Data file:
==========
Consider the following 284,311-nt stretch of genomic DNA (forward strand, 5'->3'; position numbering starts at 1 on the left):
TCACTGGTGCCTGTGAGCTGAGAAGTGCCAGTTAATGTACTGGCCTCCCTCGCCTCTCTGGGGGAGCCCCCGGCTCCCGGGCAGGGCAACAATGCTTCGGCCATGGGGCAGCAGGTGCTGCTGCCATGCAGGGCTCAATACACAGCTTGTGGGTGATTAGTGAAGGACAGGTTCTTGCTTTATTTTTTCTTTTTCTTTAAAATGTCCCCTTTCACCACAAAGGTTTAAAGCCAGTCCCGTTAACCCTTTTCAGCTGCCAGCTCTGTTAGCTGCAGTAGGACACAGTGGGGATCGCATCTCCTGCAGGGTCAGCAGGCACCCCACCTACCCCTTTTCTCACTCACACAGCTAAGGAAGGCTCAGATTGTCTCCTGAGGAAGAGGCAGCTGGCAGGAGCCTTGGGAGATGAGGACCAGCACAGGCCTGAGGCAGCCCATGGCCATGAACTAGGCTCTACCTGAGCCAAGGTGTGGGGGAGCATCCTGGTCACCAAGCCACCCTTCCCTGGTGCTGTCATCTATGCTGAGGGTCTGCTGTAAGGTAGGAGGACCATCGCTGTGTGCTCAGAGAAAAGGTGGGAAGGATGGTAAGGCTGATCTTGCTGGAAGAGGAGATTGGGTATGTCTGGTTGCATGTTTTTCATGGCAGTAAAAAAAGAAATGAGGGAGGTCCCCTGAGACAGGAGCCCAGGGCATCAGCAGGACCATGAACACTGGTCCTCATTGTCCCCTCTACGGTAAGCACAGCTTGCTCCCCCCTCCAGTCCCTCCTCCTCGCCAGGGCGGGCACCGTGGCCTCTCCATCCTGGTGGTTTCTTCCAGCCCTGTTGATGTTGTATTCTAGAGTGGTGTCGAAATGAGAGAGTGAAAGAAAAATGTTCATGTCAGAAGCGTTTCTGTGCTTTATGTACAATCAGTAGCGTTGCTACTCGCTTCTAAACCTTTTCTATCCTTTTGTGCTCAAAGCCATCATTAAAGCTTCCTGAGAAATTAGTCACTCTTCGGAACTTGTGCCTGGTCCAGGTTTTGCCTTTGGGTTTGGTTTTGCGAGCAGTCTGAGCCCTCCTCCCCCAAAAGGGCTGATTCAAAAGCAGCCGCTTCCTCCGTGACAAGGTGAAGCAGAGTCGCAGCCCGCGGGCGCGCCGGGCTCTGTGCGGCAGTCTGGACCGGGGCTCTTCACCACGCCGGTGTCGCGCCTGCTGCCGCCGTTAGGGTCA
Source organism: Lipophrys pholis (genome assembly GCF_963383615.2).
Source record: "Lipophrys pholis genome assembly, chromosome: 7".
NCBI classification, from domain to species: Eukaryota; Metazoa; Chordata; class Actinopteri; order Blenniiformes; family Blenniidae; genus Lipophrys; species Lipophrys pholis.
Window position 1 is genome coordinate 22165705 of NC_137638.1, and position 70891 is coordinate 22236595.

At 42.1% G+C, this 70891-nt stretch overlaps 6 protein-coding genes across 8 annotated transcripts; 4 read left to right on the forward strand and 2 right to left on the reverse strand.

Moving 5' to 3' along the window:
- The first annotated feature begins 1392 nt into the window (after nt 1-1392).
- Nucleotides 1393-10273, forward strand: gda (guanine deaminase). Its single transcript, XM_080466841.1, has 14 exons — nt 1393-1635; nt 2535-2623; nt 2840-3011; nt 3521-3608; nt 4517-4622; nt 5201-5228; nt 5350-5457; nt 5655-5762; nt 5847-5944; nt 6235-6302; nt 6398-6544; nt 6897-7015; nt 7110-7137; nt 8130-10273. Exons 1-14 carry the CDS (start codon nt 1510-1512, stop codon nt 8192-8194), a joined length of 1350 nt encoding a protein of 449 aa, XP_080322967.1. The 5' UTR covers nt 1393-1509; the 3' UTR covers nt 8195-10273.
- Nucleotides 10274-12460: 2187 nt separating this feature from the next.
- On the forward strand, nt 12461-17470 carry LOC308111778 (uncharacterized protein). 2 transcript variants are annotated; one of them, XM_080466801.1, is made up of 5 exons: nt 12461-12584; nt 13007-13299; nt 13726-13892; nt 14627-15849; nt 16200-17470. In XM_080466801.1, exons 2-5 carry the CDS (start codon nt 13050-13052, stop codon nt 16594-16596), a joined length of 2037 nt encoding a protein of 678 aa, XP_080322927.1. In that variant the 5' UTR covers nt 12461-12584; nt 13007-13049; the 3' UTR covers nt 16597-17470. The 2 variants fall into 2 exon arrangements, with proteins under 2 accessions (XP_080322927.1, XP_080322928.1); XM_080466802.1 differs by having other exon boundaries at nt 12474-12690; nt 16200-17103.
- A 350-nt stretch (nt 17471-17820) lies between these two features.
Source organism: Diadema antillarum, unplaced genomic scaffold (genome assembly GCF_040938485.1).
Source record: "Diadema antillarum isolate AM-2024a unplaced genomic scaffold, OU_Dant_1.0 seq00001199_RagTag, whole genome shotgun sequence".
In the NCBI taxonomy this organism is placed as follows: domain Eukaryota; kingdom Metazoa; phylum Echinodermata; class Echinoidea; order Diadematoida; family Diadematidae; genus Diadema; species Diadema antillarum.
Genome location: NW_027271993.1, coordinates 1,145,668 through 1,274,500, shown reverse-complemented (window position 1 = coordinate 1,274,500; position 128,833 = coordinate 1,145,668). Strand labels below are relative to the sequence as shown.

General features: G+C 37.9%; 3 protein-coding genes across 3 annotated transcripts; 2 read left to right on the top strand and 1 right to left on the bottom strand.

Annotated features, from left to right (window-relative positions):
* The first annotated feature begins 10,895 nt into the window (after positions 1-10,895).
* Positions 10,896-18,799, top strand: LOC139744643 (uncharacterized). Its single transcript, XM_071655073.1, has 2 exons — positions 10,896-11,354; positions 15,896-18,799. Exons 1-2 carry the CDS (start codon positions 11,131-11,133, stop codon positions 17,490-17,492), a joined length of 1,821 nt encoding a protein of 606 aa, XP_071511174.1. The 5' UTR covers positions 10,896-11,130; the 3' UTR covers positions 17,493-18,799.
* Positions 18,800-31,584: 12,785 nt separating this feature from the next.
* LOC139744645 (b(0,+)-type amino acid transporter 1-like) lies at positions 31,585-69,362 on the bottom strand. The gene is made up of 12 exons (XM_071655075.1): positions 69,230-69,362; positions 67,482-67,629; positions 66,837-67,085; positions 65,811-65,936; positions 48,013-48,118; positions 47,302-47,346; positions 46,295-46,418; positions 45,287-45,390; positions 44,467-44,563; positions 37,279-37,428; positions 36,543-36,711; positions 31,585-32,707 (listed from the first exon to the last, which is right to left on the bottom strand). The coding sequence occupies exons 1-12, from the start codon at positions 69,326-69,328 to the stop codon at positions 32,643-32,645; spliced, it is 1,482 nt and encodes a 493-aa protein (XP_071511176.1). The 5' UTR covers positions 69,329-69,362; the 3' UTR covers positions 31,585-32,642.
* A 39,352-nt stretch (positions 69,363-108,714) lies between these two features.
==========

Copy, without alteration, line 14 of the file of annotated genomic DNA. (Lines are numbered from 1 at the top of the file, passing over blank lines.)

Source organism: Diadema antillarum, unplaced genomic scaffold (genome assembly GCF_040938485.1).